It takes a while for your hormone levels to balance out after having a baby. You may find that you are more emotional than usual after your baby is born. This is normal. You can accommodate hormonal shifts by talking with your doctor and striving to practice self-care while adjusting to having a new baby in the house. What’s important to pay attention to is whether you begin to have symptoms of postpartum depression. If you start to notice extended bouts of sadness, lethargy, anxiety or appetite issues, it’s important to speak to your doctor right away.

4. Sleep Deprivation

According to one study, 11% of Americans experience chronic sleep deprivation. For new moms, this problem is much more prevalent because newborn babies wake several times each night to feed. Even if you try to sleep during the day while the baby naps, you will likely be exhausted during the first few months. You can minimize your fatigue by accepting help with other areas of your life and taking measures to improve the quality of your sleep.

5. Work/Life Balance

Your work/life balance will not be the same once your baby arrives. You will have several months off for maternity leave, but once you return to work, you must find a way to balance work responsibilities with raising your child. Communicating transparently with your clients and coworkers is a good way to establish your boundaries and let people know that you will not be quite as available as you once were. If you find that you need help managing administrative tasks, consider working with a virtual assistant.

Becoming a new mother is a wonderful experience, but the translation is not always simple. Even if you do not experience postpartum depression, there are still challenges you will face during the fourth trimester, especially if you plan to breastfeed and intend to start working soon after your baby arrives. Knowing what these difficulties are and how to combat them is important for living your best life for you and the baby.

Growing Pains

Growing Pains in Children: Causes, Symptoms, and Treatment

Are achy legs keeping your child awake at night? They may have growing pains.

Growing pains are cramping, achy muscle pains that some preschoolers and preteens feel in both legs. The pain usually occurs in the late afternoon or evenings. But it may cause your child to wake up in the middle of the night.

Growing pains usually start in early childhood, around age 3 or 4. They tend to strike again in kids aged 8-12.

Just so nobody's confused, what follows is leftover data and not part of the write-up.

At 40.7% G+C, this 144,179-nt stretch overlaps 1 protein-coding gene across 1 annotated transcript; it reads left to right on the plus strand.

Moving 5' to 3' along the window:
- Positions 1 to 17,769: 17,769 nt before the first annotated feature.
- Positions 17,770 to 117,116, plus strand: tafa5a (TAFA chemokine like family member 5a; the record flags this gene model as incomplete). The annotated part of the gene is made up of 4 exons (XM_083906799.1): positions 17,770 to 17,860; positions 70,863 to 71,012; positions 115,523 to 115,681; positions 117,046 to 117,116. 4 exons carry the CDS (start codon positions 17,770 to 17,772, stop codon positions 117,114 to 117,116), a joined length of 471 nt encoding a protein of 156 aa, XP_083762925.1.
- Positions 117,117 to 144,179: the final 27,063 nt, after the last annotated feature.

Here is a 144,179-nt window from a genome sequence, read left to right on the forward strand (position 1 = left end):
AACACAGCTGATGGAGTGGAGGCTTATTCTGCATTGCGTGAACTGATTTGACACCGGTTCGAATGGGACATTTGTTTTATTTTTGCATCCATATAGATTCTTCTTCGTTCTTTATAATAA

Causes of Growing Pains

Despite the name “growing pains,” there is no firm evidence that growing pains are linked to growth spurts.

Instead, growing pains may simply be muscle aches due to intense childhood activities that can wear your child’s muscles out. These activities include running, jumping, and climbing. Growing pains seem to be more common after a kid has a particularly full day of sports.

Symptoms of Growing Pains

Growing pains are different for everyone. Some kids have a lot of pain, others do not. Most kids do not have pain every day.

Growing pains can come and go. They may be experienced for months or even years. Most kids outgrow growing pains within a few years.

The pain is usually felt in the late afternoon and evening, right before dinner time, and at bedtime. The leg pains may hurt so much that they may wake your child from sleep.

If your child seems perfectly fine in the morning, don’t be quick to think they were faking. Growing pains disappear in the morning. They usually do not interfere with the child’s ability to play sports or be active.

In general, growing pains are felt in both legs, especially in the front of the thighs, back of legs (calves), or behind the knees.

Studies suggest that children who have growing pains may be more sensitive to pain. Children who have growing pains are also more likely to have headaches and abdominal pain.

How Are Growing Pains Diagnosed?

A doctor can usually diagnose growing pains by examining your child and asking questions about their medical history and symptoms. It is important to rule out any other possible causes of the pain before making the diagnosis of growing pains. This is why it is important to see the doctor if you think your child has growing pains or any limb pain.

If your child has growing pains, the doctor will not see anything abnormal during the physical exam. Blood work and X-rays are usually not needed in this case.

How Are Growing Pains Treated?

Treatment of growing pains depends on how much pain your child has. The following things may ease discomfort and help your child feel better:

  • Massaging the legs.
  • Stretching the leg muscles. This may be difficult for younger kids.
  • Placing a warm cloth or heating pad on the sore leg. Be careful not to burn the skin and do not use during sleep.

If the pain does not get better, ask your health care provider if it’s OK to give your child an over-the-counter pain medicine, such as acetaminophen or ibuprofen. Ask about the appropriate dose for your child. Never give aspirin to a child. Aspirin use in children has been linked to a life-threatening disease called Reye’s syndrome.